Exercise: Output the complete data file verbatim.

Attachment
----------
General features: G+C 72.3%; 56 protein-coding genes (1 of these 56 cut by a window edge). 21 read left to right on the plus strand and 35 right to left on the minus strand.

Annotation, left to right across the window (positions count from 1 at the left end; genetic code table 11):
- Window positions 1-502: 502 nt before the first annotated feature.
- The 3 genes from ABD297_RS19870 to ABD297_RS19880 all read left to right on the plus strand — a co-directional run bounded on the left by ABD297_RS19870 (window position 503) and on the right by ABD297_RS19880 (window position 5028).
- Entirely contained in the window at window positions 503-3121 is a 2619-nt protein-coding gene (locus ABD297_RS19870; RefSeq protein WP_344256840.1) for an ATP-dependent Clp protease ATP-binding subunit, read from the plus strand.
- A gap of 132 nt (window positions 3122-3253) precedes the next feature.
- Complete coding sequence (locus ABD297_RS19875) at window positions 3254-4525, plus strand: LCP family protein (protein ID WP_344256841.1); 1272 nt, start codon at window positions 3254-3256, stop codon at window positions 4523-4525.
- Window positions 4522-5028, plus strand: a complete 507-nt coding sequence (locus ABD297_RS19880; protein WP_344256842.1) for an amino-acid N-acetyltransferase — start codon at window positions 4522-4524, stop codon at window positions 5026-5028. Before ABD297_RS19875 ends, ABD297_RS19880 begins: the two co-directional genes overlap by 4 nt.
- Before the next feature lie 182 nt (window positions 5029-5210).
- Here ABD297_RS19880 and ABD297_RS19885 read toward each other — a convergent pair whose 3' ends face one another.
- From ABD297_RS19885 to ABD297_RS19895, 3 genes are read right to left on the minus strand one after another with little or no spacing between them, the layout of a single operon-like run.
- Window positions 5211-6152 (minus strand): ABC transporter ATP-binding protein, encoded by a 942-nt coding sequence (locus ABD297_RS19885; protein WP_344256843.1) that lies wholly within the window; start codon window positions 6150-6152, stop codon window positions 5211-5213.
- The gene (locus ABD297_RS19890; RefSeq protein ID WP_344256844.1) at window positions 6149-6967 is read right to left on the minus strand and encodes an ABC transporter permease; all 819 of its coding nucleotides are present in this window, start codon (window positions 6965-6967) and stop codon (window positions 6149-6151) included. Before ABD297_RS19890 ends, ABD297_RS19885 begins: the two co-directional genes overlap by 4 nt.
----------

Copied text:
General features: G+C 72.3%; 56 protein-coding genes (1 of these 56 cut by a window edge). 21 read left to right on the plus strand and 35 right to left on the minus strand.

Annotation, left to right across the window (positions count from 1 at the left end; genetic code table 11):
- Window positions 1-502: 502 nt before the first annotated feature.
- The 3 genes from ABD297_RS19870 to ABD297_RS19880 all read left to right on the plus strand — a co-directional run bounded on the left by ABD297_RS19870 (window position 503) and on the right by ABD297_RS19880 (window position 5028).
- Entirely contained in the window at window positions 503-3121 is a 2619-nt protein-coding gene (locus ABD297_RS19870; RefSeq protein WP_344256840.1) for an ATP-dependent Clp protease ATP-binding subunit, read from the plus strand.
- A gap of 132 nt (window positions 3122-3253) precedes the next feature.
- Complete coding sequence (locus ABD297_RS19875) at window positions 3254-4525, plus strand: LCP family protein (protein ID WP_344256841.1); 1272 nt, start codon at window positions 3254-3256, stop codon at window positions 4523-4525.
- Window positions 4522-5028, plus strand: a complete 507-nt coding sequence (locus ABD297_RS19880; protein WP_344256842.1) for an amino-acid N-acetyltransferase — start codon at window positions 4522-4524, stop codon at window positions 5026-5028. Before ABD297_RS19875 ends, ABD297_RS19880 begins: the two co-directional genes overlap by 4 nt.
- Before the next feature lie 182 nt (window positions 5029-5210).
- Here ABD297_RS19880 and ABD297_RS19885 read toward each other — a convergent pair whose 3' ends face one another.
- From ABD297_RS19885 to ABD297_RS19895, 3 genes are read right to left on the minus strand one after another with little or no spacing between them, the layout of a single operon-like run.
- Window positions 5211-6152 (minus strand): ABC transporter ATP-binding protein, encoded by a 942-nt coding sequence (locus ABD297_RS19885; protein WP_344256843.1) that lies wholly within the window; start codon window positions 6150-6152, stop codon window positions 5211-5213.
- The gene (locus ABD297_RS19890; RefSeq protein ID WP_344256844.1) at window positions 6149-6967 is read right to left on the minus strand and encodes an ABC transporter permease; all 819 of its coding nucleotides are present in this window, start codon (window positions 6965-6967) and stop codon (window positions 6149-6151) included. Before ABD297_RS19890 ends, ABD297_RS19885 begins: the two co-directional genes overlap by 4 nt.